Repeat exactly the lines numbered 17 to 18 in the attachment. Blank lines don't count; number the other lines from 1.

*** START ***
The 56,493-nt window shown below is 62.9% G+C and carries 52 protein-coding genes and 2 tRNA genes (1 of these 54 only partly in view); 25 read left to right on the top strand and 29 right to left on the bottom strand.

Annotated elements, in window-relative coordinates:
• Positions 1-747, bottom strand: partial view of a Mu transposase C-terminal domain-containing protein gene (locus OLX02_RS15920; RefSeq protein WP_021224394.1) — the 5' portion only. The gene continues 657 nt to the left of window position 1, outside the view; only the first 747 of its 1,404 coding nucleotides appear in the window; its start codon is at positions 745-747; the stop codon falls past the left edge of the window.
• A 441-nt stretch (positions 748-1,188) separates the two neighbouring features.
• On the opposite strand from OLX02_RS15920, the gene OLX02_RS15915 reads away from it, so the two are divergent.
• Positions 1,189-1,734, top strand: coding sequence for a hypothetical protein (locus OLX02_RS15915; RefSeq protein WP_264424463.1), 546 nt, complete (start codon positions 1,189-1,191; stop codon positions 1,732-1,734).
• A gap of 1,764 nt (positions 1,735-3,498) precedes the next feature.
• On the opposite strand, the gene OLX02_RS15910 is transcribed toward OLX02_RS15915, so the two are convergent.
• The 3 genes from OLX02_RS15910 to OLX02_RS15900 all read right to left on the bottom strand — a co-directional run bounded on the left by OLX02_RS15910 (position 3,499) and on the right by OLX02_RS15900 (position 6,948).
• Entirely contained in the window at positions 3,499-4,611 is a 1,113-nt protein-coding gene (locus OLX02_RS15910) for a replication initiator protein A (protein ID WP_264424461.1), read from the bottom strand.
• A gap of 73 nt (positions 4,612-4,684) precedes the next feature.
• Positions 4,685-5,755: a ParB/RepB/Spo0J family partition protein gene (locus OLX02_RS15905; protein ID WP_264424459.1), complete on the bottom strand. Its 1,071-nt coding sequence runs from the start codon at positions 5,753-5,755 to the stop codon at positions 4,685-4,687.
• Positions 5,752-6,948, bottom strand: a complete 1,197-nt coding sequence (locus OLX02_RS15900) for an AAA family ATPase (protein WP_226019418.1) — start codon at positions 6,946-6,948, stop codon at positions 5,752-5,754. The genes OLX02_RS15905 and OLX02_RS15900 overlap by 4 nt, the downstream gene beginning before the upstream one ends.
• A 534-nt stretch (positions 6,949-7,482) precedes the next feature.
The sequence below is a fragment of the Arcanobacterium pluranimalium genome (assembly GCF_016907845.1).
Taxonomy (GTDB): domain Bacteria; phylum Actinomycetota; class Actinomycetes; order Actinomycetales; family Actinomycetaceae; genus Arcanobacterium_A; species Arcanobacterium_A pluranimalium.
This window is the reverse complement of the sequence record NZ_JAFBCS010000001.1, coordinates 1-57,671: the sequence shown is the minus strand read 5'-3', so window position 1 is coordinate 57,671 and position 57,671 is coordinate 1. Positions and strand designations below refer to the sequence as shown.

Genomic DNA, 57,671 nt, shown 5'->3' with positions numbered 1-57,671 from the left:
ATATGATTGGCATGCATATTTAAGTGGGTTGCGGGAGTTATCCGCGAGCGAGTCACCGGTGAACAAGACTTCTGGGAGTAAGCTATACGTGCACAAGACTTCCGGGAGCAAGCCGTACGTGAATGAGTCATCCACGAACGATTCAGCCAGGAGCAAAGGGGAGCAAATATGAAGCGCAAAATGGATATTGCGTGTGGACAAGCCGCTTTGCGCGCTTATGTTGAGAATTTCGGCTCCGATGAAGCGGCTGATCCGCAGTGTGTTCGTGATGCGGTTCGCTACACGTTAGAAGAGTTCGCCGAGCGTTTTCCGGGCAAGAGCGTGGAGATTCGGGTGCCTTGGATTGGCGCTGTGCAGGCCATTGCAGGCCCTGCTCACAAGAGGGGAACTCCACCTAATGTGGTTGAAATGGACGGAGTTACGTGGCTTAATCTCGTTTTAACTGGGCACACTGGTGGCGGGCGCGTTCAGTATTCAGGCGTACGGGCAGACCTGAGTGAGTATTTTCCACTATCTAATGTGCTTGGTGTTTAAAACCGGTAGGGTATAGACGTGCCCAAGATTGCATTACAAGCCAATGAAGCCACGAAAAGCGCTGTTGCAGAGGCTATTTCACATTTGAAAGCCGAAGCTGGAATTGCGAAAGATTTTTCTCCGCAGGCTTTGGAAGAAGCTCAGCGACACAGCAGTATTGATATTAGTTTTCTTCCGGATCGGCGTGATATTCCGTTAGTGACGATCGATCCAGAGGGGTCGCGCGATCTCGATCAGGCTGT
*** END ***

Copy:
This window is the reverse complement of the sequence record NZ_JAFBCS010000001.1, coordinates 1-57,671: the sequence shown is the minus strand read 5'-3', so window position 1 is coordinate 57,671 and position 57,671 is coordinate 1. Positions and strand designations below refer to the sequence as shown.

Genomic DNA, 57,671 nt, shown 5'->3' with positions numbered 1-57,671 from the left: